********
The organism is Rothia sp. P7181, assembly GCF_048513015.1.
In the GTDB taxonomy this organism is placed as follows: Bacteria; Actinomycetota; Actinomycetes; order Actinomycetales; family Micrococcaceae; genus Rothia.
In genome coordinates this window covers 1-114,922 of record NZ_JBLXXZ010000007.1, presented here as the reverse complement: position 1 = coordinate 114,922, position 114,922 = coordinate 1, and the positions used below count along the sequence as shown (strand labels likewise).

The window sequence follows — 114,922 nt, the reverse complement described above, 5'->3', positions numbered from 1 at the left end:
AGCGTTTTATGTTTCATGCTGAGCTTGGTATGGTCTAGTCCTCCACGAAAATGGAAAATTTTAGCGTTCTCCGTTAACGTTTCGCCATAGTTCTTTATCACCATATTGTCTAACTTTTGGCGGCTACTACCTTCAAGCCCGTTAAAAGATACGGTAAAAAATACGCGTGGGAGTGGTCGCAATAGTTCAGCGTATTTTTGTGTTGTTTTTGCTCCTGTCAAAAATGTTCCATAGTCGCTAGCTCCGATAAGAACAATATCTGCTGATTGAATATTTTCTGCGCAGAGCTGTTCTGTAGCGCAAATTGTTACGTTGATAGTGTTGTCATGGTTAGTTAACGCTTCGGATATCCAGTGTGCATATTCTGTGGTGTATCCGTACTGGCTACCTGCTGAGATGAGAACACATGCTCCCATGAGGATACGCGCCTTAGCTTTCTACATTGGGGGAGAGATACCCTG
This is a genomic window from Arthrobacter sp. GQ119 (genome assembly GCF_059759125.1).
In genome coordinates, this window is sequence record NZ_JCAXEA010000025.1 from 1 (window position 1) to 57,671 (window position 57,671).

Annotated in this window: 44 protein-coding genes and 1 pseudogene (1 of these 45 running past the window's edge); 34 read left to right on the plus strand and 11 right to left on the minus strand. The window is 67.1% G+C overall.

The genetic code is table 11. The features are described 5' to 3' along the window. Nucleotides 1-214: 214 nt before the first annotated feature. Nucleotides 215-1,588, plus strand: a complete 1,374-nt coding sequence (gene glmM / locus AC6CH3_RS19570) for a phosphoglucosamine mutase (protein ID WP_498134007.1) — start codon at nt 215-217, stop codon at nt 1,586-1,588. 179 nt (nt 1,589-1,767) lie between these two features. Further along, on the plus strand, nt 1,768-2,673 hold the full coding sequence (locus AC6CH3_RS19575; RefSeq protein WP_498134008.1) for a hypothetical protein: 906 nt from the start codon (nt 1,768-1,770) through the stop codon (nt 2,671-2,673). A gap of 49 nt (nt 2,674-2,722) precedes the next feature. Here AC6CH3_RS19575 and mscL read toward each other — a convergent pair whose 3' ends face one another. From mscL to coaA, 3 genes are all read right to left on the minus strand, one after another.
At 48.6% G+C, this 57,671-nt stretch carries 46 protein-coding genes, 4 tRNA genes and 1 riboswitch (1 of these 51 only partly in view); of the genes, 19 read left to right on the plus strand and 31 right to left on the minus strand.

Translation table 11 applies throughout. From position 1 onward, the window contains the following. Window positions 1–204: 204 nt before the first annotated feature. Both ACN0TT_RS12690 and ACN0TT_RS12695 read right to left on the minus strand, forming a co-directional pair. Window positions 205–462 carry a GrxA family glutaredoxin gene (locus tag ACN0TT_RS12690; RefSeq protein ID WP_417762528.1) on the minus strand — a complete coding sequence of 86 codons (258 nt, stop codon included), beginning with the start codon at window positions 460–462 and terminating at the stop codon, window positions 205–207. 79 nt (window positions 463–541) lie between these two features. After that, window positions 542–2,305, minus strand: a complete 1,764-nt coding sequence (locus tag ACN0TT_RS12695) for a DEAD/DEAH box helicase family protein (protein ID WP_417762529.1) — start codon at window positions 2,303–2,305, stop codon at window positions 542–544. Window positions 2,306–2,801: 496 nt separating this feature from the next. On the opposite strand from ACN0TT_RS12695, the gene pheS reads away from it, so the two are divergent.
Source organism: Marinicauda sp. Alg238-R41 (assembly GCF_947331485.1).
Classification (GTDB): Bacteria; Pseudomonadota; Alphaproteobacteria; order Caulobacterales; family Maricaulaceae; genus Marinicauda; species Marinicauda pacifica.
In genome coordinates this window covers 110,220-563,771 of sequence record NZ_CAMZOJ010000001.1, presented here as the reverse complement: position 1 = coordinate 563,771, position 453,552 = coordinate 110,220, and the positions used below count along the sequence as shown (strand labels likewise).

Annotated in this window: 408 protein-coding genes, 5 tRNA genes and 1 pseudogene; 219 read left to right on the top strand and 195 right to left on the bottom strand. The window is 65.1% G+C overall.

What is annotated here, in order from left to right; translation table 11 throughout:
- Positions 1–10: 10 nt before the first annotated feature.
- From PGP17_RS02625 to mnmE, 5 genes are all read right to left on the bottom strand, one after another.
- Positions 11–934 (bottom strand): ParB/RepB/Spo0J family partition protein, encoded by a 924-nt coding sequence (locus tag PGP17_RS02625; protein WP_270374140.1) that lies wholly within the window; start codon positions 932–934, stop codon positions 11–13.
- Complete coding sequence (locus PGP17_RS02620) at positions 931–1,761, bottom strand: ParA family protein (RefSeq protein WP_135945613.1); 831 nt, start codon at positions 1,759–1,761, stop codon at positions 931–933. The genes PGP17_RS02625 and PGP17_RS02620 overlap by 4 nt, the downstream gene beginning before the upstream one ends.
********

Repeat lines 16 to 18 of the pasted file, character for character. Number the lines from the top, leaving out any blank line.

What is annotated here, in order from left to right; translation table 11 throughout:
- Positions 1–10: 10 nt before the first annotated feature.
- From PGP17_RS02625 to mnmE, 5 genes are all read right to left on the bottom strand, one after another.